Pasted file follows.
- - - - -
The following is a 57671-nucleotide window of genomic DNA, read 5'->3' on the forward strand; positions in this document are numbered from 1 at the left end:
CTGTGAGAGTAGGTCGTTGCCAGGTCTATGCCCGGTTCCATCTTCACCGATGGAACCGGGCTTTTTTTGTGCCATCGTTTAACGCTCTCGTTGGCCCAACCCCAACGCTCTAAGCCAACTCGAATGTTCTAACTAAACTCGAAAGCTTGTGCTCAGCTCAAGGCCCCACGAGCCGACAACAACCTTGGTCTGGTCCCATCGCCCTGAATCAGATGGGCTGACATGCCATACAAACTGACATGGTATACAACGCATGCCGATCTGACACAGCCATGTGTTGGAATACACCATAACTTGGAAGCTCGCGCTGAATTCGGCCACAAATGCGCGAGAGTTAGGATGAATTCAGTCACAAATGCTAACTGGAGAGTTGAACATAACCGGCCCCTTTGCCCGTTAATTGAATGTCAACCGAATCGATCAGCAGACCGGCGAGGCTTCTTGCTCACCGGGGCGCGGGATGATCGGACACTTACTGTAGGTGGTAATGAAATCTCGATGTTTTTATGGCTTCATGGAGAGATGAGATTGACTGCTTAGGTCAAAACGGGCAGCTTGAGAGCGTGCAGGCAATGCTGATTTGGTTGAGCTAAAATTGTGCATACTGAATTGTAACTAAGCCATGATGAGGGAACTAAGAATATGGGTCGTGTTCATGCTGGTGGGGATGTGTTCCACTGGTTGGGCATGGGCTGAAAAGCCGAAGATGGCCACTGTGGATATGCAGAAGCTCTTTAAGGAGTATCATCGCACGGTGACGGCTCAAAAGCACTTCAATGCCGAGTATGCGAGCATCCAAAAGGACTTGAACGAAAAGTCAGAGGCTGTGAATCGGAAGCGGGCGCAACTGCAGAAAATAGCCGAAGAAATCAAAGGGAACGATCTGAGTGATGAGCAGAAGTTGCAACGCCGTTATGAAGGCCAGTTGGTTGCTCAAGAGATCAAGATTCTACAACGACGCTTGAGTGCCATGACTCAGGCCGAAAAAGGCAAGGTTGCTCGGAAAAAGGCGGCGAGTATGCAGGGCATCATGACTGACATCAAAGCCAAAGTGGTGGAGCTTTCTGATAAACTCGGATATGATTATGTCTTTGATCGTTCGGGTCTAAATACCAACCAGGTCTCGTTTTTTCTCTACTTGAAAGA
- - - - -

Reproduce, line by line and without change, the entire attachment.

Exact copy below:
The following is a 57671-nucleotide window of genomic DNA, read 5'->3' on the forward strand; positions in this document are numbered from 1 at the left end:
CTGTGAGAGTAGGTCGTTGCCAGGTCTATGCCCGGTTCCATCTTCACCGATGGAACCGGGCTTTTTTTGTGCCATCGTTTAACGCTCTCGTTGGCCCAACCCCAACGCTCTAAGCCAACTCGAATGTTCTAACTAAACTCGAAAGCTTGTGCTCAGCTCAAGGCCCCACGAGCCGACAACAACCTTGGTCTGGTCCCATCGCCCTGAATCAGATGGGCTGACATGCCATACAAACTGACATGGTATACAACGCATGCCGATCTGACACAGCCATGTGTTGGAATACACCATAACTTGGAAGCTCGCGCTGAATTCGGCCACAAATGCGCGAGAGTTAGGATGAATTCAGTCACAAATGCTAACTGGAGAGTTGAACATAACCGGCCCCTTTGCCCGTTAATTGAATGTCAACCGAATCGATCAGCAGACCGGCGAGGCTTCTTGCTCACCGGGGCGCGGGATGATCGGACACTTACTGTAGGTGGTAATGAAATCTCGATGTTTTTATGGCTTCATGGAGAGATGAGATTGACTGCTTAGGTCAAAACGGGCAGCTTGAGAGCGTGCAGGCAATGCTGATTTGGTTGAGCTAAAATTGTGCATACTGAATTGTAACTAAGCCATGATGAGGGAACTAAGAATATGGGTCGTGTTCATGCTGGTGGGGATGTGTTCCACTGGTTGGGCATGGGCTGAAAAGCCGAAGATGGCCACTGTGGATATGCAGAAGCTCTTTAAGGAGTATCATCGCACGGTGACGGCTCAAAAGCACTTCAATGCCGAGTATGCGAGCATCCAAAAGGACTTGAACGAAAAGTCAGAGGCTGTGAATCGGAAGCGGGCGCAACTGCAGAAAATAGCCGAAGAAATCAAAGGGAACGATCTGAGTGATGAGCAGAAGTTGCAACGCCGTTATGAAGGCCAGTTGGTTGCTCAAGAGATCAAGATTCTACAACGACGCTTGAGTGCCATGACTCAGGCCGAAAAAGGCAAGGTTGCTCGGAAAAAGGCGGCGAGTATGCAGGGCATCATGACTGACATCAAAGCCAAAGTGGTGGAGCTTTCTGATAAACTCGGATATGATTATGTCTTTGATCGTTCGGGTCTAAATACCAACCAGGTCTCGTTTTTTCTCTACTTGAAAGA